Show simple item record

dc.contributor.authorScholer, Steveen_US
dc.identifier.otherLectionary number: 50en_US
dc.description.abstract|In the U.S., Sister Jean and the Loyola University Chicago Ramblers were the all the buzz during the NCAA college basketball tournament that ended earlier this month.|At the end of the more than 50 games played during the tournament there were lots of post-game interviews with the stars of each game, some of whom made a clutch, off-balance shot at the buzzer to win the game. |On live, national TV, the commentator would often thrust the microphone in front of a player and ask them to talk about the shot. Many student-athletes would compliment their coaches and say they had them well-prepared to take the shot; some would talk about their teammates and the trust they have for each other to take the potential game-winning shot; and, some would talk not about their coaches or their teammates but rather about themselves, and how they knew they were destined to take that shot. Then there were a few who would not talk about their coaches, their team or themselves, but would deflect all the honor and glory to God.|Maybe one of the most memorable examples of this was by National Football League quarterback Kurt Warner right after winning the Super Bowl. Before answering the TV commentator's questions about the victory, he said, "First things first. I have to give praise and glory to my Lord and Savior up above. Thank You, Jesus."|In today's First Reading from Acts, we see how Peter responded to questions about the miracle he performed with the crippled man at the Beautiful Gate of the Temple who could now walk.|Peter focused the attention of the assembled leaders and the elders not on the good deed he had done for the man, but rather that it was done in the name of Jesus Christ the Nazorean and that "there is no salvation through anyone else, nor is there any other name under heaven given to the human race by which we are to be saved." Powerful words indeed.|What do we do when someone singles us out and praises us for a job well done? Do we deflect the honor and recognition to our mentors, to our teammates at work? Do we take all the credit for ourselves, or do we give the praise and glory to our Lord and Savior?|The best course of action is the latter, to not let pride come between us and God. We need to humble ourselves and give the praise and glory to God. Besides being right, it helps reinforce his constant presence in our lives and that his guiding hand is always on our shoulder, and that the good we are trying to do each and every day in this world is not for our personal gain, but for the greater glory of his kingdom. |Truth be told, we may just be the stones that were rejected by the builders; but, by our unselfish actions we can become the cornerstones of God's church here on earth.en_US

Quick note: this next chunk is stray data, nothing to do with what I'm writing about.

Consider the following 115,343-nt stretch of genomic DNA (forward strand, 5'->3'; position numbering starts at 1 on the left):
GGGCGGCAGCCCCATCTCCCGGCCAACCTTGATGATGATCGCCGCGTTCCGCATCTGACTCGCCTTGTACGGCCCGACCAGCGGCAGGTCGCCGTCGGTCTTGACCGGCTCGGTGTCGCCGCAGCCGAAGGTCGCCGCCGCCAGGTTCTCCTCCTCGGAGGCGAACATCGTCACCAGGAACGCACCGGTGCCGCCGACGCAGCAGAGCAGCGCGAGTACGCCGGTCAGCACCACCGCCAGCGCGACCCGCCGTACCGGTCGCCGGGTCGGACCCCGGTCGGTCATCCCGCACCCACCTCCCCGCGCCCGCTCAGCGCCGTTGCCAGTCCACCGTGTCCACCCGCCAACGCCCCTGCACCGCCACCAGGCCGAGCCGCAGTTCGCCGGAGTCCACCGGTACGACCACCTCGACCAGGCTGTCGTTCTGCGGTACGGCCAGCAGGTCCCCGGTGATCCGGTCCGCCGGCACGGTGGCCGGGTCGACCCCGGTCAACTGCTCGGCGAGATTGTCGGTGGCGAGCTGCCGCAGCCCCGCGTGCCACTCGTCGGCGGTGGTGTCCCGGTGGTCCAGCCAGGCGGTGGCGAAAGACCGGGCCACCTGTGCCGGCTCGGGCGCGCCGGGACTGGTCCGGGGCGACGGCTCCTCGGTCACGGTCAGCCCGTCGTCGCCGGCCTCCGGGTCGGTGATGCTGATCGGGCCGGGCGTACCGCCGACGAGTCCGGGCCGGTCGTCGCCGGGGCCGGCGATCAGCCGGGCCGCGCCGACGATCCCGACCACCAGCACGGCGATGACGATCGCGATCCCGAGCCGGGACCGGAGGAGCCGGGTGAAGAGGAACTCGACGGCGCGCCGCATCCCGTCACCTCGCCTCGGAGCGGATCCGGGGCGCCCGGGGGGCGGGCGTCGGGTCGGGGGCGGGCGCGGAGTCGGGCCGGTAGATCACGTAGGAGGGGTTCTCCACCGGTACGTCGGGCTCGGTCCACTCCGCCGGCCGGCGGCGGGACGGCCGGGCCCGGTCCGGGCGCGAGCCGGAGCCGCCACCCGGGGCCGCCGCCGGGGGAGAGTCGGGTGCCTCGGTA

dc.publisherUniversity Ministry, Creighton University.en_US
dc.rightsThese reflections may not be sold or used commercially without permission. Personal or parish use is permitted.en_US
dc.titleReflection for Sunday, April 22, 2018: 4th Week in Easter.en_US
dc.rights.holderUniversity Ministry, Creighton University.en_US
dc.publisher.locationOmaha, Nebraska, United Statesen_US
dc.contributor.cuauthorScholer, Steven A.en_US 4en_US
dc.subject.local1Acts 4:8-12en_US
dc.subject.local2Psalms 118:1, 8-9, 21-23, 26, 28, 29en_US
dc.subject.local31 John 3:1-2en_US
dc.subject.local4John 10:11-18en_US
dc.title.seriesDaily Reflections (Meditations) on the Scriptures from the Roman Catholic Lectionary.en_US Ben_US

Files in this item


This item appears in the following Collection(s)

  • Daily Reflections Archive
    Reflections written by Creighton University faculty, staff, and administrators on the daily mass readings.

Show simple item record